It does not work. Here is an example. You place an order for $500.00 worth of books or sideline items on January 1. The bill is due January 30. Will you have the money on January 30 to pay it in full? What about rent, utilities, payroll (the biggest expense), water, advertisement, etc. Will you make enough money in 30 days to pay those expenses as well as the $500.00 worth of items purchased?

Buy with cash. If it does not sell by the allotted time you want, return the items back to the vendor (and watch that deadline too. Many vendors have a deadline on when an item can be returned and the discount may be lower and you have to pay for shipping).

Watch you MONEY very carefully – every single day and please avoid borrowing.

Please share with us how authors can contact you via email and social media.

Email – valinda@thebooksmith.com or kenval89@gmail.com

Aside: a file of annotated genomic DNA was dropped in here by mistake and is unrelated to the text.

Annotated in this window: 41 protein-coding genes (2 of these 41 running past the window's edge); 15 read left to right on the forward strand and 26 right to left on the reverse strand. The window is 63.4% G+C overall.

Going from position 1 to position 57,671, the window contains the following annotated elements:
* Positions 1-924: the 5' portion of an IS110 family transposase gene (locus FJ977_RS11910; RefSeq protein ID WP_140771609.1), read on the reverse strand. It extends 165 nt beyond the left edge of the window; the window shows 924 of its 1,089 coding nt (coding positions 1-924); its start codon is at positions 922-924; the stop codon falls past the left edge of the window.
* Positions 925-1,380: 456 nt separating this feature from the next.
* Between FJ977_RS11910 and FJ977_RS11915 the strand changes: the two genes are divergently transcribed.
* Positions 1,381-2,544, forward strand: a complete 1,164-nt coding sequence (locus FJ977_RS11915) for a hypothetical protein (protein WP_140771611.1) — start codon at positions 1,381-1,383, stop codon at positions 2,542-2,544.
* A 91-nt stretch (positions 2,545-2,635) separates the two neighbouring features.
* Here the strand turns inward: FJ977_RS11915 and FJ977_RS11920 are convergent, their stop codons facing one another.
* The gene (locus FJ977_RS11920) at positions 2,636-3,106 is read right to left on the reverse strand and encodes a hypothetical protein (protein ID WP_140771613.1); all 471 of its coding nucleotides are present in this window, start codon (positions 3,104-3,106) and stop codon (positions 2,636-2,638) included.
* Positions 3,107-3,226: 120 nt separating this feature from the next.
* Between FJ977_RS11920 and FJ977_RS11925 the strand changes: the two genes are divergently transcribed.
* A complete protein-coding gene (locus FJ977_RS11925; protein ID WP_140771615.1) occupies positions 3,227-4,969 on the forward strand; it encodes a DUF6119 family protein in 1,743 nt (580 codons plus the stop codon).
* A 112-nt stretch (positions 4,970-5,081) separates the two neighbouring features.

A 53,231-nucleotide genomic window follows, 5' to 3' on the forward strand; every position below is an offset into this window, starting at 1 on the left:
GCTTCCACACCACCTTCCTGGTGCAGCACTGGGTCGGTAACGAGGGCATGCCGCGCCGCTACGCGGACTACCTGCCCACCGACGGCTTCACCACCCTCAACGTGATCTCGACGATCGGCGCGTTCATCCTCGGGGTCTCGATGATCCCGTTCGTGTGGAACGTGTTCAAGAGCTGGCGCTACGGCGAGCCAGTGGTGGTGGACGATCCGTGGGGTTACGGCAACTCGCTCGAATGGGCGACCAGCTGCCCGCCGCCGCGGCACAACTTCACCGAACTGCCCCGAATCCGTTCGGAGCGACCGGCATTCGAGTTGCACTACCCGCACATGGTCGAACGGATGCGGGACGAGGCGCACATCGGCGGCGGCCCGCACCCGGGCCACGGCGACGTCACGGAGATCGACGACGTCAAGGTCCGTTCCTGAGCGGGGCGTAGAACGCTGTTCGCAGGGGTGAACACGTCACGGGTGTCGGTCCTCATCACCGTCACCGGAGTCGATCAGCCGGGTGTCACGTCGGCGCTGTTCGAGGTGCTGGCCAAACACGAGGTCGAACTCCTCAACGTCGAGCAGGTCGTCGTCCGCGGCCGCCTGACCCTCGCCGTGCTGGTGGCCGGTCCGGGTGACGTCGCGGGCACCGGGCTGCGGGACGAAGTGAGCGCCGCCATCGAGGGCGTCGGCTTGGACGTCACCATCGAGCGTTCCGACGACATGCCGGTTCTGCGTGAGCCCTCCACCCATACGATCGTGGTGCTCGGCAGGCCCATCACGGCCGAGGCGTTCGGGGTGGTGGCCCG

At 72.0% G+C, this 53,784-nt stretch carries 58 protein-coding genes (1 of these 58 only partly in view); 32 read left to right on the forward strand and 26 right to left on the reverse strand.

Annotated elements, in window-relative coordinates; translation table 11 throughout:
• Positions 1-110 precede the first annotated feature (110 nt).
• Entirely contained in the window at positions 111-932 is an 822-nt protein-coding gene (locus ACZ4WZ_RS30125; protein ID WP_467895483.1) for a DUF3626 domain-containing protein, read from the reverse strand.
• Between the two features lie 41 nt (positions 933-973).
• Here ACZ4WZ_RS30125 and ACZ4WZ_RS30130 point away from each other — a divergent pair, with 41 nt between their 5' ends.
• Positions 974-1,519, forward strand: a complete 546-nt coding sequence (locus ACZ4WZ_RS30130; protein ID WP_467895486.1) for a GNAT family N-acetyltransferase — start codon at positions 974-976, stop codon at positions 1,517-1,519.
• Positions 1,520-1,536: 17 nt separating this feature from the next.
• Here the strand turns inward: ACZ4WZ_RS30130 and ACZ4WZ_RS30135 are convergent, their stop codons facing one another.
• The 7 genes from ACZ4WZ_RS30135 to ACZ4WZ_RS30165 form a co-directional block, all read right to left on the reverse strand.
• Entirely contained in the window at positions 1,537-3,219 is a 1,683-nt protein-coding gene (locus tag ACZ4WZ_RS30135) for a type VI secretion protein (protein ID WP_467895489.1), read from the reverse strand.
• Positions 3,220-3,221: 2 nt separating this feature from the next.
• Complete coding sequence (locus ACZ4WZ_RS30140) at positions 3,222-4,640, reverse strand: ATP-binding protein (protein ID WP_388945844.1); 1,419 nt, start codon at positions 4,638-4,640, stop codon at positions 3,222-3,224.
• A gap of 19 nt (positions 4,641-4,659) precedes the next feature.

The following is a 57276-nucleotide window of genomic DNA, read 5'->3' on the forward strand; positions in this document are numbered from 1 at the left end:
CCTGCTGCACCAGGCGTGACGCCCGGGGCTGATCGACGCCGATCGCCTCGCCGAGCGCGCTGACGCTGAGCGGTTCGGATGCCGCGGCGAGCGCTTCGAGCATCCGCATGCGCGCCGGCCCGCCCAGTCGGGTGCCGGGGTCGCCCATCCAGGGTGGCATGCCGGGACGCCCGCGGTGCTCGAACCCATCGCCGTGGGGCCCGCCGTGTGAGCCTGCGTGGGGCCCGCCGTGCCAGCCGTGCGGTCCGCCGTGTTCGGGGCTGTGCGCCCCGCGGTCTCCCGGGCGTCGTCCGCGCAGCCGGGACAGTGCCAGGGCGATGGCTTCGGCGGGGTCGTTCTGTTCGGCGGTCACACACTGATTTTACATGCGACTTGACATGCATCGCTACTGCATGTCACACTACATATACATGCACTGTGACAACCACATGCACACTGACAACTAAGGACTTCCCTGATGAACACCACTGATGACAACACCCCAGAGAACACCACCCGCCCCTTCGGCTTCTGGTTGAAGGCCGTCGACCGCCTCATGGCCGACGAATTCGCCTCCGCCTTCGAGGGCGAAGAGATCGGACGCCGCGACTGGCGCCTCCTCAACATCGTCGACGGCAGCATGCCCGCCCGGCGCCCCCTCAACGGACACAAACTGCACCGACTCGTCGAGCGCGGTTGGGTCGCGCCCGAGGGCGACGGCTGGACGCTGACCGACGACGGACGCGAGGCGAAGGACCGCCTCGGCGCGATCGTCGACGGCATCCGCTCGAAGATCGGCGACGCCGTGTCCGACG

Facebook – thebooksmithsc

Twitter – @TheBooksmithSC

Instagram – thebooksmithsc

 

tiahnewTiah Short is the Founder of Urban Literary Review and CEO of DC Bookdiva Publications, Find her online at dcbookdiva.com.

 

 

 

ULR Feature: Fighter Pilot’s Daughter: Growing Up in the Sixties and the Cold War

fighterpilotsFighter Pilot’s Daughter: Growing Up in the Sixties and the Cold War details author and Professor Mary Lawlor’s unconventional upbringing in Cold War America. Memories of her early life—as the daughter of a Marine Corps and then Army father—reveal the personal costs of tensions that once gripped the entire world, and illustrate the ways in which bold foreign policy decisions shaped an entire generation of Americans, defining not just the ways they were raised, but who they would ultimately become. As a kid on the move she was constantly in search of something to hold on to, a longing that led her toward rebellion, to college in Paris, and to the kind of self-discovery only possible in the late 1960s.